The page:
Physiological Colours
Effects of Light and Darkness on the Eye
Effects of Black and White Objects on the Eye
Grey Surfaces and Objects
Dazzling Colourless Objects
Coloured Objects
Coloured Shadows
Faint Lights
Subjective Halos
Pathological Colours--Appendix
Physical Colours
Dioptrical Colours
Dioptrical Colours of the First Class
Dioptrical Colours of the Second Class--Refraction
Subjective Experiments
Refraction without the Appearance of Colour
Conditions of the Appearance of Colour
Conditions under which the Appearance of Colour increases
Explanation of the foregoing Phenomena
Decrease of the Appearance of Colour
Grey Objects Displayed by Refraction
Coloured Objects Displaced by Refraction
Achromatism and Hyperchromatism
Advantages of Subjective Experiments--Transition to the Objective
Objective Experiments
Refraction without the Appearance of Colour
Conditions of the Appearance of Colour
Conditions of the Increase of Colour
Explanation of the foregoing Phenomena
Decrease of the Appearance of Colour
Grey Objects
Coloured Objects
Achromatism and Hyperchromatism
Combination of Subjective and Objective Experiments
Transition
Catoprical Colours
Paroptical Colours
Epoptical Colours
Chemical Colours
Chemical Contrast
White
Black
First Excitation of Colour
Augmentation of Colour
Culmination
Fluctuation
Passage through the Whole Scale
Inversion
Fixation
Intermixture, Real
Intermixture, Apparent
Communication, Actual
Communication, Apparent
Extraction
Nomenclature
Minerals
Plants
Worms, Insects, Fishes
Birds
Mammalia and Human Beings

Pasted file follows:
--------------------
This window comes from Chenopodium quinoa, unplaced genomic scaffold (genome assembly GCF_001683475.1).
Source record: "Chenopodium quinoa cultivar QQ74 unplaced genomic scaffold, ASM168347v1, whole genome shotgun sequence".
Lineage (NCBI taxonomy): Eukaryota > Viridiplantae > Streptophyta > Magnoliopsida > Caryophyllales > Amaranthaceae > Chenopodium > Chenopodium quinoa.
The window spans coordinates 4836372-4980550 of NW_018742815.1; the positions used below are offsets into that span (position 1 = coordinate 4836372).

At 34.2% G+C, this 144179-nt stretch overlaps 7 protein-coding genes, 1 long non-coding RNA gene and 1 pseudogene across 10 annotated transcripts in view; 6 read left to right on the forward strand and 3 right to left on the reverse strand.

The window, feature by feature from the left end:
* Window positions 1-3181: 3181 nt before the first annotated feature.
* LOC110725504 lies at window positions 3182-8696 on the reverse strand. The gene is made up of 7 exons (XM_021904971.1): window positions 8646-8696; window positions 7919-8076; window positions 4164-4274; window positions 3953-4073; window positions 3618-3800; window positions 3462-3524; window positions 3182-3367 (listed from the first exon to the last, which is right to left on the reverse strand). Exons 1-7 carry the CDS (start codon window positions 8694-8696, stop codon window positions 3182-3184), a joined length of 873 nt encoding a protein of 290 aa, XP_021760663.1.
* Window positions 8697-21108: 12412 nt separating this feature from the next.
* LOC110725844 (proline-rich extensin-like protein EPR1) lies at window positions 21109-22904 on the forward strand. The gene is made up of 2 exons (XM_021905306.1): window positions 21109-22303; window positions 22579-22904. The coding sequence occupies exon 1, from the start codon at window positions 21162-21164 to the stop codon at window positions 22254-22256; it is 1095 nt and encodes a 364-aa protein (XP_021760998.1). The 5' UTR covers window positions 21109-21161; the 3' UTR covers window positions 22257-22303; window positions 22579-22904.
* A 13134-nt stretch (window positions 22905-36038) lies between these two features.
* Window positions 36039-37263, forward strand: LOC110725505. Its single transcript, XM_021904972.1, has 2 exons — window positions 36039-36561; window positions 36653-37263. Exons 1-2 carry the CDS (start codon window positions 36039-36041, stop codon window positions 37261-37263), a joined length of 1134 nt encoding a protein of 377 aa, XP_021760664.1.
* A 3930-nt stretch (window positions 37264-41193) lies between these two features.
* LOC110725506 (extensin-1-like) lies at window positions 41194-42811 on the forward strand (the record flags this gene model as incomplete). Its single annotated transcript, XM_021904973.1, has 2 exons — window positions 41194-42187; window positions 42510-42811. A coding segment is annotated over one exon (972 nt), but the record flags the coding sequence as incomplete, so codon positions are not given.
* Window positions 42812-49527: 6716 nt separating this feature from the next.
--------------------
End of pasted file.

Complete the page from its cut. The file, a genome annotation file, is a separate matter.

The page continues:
Physical and Chemical Effects of the Transmission of Light through Coloured Mediums
Chemical Effect in Dioptrical Achromatism
General Characteristics
The Facility with which Colour appears
The Definite Nature of Colour
Combination of the Two Principles
Augmentation to Red
Junction of the Two Augmented Extremes
Completeness the Result of Variety in Colour
Harmony of the Complete State
Facility with which Colour may be made to rend either to the plus or minus side
Evanescence of Colour
Permanence of Colour
Relation to Other Pursuits
Relation to Philosophy
Relation to Mathematics
Relation to the Technical Operations of the Dyer
Relation to Physiology and Pathology
Relation to Natural History
Relation to General Physics
Relation to the Theory of Music
Concluding Observations on Terminology
Effect of Colour with Reference to Moral Associations
Yellow
Red-Yellow
Yellow-Red
Blue
Red-Blue
Blue-Red
Red
Green
Completeness and Harmony
Characteristic Combinations
Yellow and Blue
Yellow and Red
Blue and Red
Yellow-Red and Blue-Red
Combination Non-Characteristic
Relation of the Combinatons to Light and Dark
Considerations derived from the Evidence of Experience and History
Aesthetic Influence
Chiaro-Scuro
Tendency to Colour
Keeping
Colouring
Colour in General Nature
Colour of Particular Objects
Characteristic Colouring
Harmonius Colouring
Genuine Tone
False Tone
Weak Colouring
The Motley
Dread of Theory
Ultimate Aim
Grounds
Pigments
Allegorical, Symbolical, Mystical Application of Colour
Concluding Observations